The best part about it? They were both wearing white t-shirts and hats that said 2012 Conference Champions.
Gore and Kaepernick led the resurgent 49ers offense in a scintillating comeback over the top-seeded Falcons, as they overcame an early 17-0 deficit and won 28-24 to reach the sixth Super Bowl in franchise history.
“We’re tough,” Gore said. “It’s hard to break us. If we’re down, we’re not giving up. We’re going to keep fighting until the fourth quarter and until the game says double zero.”
If anyone knows about being tough it’s Gore.
The four-time Pro Bowler has overcome serious knee injuries and surgeries and endured through six years without a winning season to start his career. But minutes after the victory, Gore was quick to label it one of the best days of his life.
Likewise, his coach Jim Harbaugh was quick to label Gore as one of the game’s all-time greats.
“I really believe he’ll be in the Hall of Fame someday,” Harbaugh said. “He’s one of the greatest competitors I’ve ever met. Tremendous performance by Frank.”
In the biggest victory of his life, Gore carried the ball 21 times for 90 yards and two touchdowns. He didn’t break off any big runs, but he was his usual, consistent self, slicing and dicing the defense up the middle.
The 49ers faced a 24-14 deficit coming out of the locker room at halftime, but Kaepernick and Gore guided the team on a quick, 82-yard drive that ended with a 5-yard touchdown run from Gore.
“We’re built for this type of game,” Gore said. “We came in here and didn’t have our head down. Coach Harbaugh and Vernon came in and brought us together. We just had to take it one play at a time. Offense, when we go back out there we’ve got to strike. Defense, you got to make plays. That’s what happened.”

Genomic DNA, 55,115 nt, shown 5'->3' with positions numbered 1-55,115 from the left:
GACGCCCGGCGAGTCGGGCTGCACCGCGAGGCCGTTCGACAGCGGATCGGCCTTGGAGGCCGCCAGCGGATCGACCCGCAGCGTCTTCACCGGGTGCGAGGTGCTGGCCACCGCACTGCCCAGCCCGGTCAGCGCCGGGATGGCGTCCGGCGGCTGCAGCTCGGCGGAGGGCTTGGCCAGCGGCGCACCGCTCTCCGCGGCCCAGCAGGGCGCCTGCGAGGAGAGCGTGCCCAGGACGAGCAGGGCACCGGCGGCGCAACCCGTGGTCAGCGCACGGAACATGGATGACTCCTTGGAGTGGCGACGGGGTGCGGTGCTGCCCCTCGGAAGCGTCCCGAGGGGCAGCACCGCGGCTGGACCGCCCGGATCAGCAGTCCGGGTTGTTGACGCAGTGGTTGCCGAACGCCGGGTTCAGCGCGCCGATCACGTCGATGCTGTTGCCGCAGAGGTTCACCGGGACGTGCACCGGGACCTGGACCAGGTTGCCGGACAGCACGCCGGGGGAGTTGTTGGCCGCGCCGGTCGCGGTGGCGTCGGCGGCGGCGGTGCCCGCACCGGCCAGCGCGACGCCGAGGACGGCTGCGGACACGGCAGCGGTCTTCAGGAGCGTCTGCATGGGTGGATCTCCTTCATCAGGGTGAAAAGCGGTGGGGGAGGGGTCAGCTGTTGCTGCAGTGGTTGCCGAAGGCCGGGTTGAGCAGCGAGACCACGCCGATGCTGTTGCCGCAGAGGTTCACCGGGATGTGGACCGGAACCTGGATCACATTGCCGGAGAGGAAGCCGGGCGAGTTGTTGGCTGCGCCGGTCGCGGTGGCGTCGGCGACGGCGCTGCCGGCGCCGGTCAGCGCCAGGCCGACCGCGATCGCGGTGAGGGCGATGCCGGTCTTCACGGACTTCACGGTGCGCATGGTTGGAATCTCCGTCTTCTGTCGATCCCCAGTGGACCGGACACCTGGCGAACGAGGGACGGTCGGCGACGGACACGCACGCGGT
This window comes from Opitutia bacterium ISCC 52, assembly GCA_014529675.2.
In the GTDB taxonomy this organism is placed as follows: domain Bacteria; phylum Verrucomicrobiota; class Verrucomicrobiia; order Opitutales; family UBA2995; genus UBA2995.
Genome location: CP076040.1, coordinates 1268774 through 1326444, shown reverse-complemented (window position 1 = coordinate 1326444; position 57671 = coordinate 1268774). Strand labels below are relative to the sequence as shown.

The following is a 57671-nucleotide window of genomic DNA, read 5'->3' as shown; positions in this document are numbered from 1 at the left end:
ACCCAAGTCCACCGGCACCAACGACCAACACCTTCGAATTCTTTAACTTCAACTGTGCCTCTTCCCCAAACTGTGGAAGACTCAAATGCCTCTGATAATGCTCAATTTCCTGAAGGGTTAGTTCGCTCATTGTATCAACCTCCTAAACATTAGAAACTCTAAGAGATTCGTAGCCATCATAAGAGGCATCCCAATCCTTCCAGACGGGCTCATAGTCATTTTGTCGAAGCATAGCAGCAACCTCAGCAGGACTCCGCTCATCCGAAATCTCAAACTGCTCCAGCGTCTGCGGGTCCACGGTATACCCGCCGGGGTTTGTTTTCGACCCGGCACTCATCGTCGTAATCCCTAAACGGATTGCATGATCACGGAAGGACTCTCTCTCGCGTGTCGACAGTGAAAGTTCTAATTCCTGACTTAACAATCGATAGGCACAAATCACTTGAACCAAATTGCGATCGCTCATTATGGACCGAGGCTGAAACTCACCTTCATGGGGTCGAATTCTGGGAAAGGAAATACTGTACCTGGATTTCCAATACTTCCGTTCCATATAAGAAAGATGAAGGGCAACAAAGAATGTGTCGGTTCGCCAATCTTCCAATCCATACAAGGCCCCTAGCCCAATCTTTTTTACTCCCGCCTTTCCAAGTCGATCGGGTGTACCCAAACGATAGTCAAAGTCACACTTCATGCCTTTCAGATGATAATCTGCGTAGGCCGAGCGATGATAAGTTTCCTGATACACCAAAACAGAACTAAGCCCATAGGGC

Gore put the finishing touches on the comeback with 8:23 left in the game. The 49ers started the drive with a short field, opening the series at the Atlanta 38-yard line thanks to a 20-yard punt return by
Six plays later, Gore went around right tackle and burst through the goal line, giving the 49ers their first and only lead of the game. After the touchdown, Gore busted out his own variation of the “Dirty Bird” dance, made famous by former Falcon Jamal Anderson, in the back of the end zone.
“It’s been a long eight years,” Gore said. “We’ve been scrubbing, scrubbing and scrubbing with the same guys in the locker room. We finally got the right guys in front of us to lead us. We kept working and now we’re where we want to go. We’ve got one more.”
Just as Gore was appreciative of his teammates’ determination and drive, they appreciated all he brings to the team in the huddle and beyond. Twelve-year veteran center
“He’s the heart and soul of this offense,” Goodwin said. “Great player. He did a great job running the rock and he’s probably our emotional leader. I’m happy for him to get this opportunity.”
The Kaepernick-Gore tandem in the backfield certainly poses problems for opposing defenses. Pick your poison.
On Sunday, the Falcons often used a spy package to keep an extra eye on Kaepernick, who rushed for an NFL quarterback record of 181 yards in the Divisional Round win against Green Bay. So as Atlanta focused on Kaepernick, the smart signal-caller took a back seat to Gore on read option plays, often handing the ball off to Gore.
Both Kaepernick and Gore said the option scheme opened up the middle of the field for the 49ers, allowing for Gore to sneak his way through the defense on his way to a big day.
Kaepernick, meanwhile, carried the ball just twice for 21 yards. And he couldn’t have been happier.
“When Frank’s running for 5, 6, 7 yards, it’s not hard to be patient at all,” Kaepernick said. “I’ll keep giving it to him if he’s going to keep running like that.”
As the 49ers boarded their plane back to the Bay Area, the televisions were tuned to the AFC Championship game between the Patriots and Ravens. San Francisco already did its end of the deal, now it’s time for one last countdown to kickoff.
“I couldn’t be any more proud. I wouldn’t want any other group to go with. I love these guys to death.”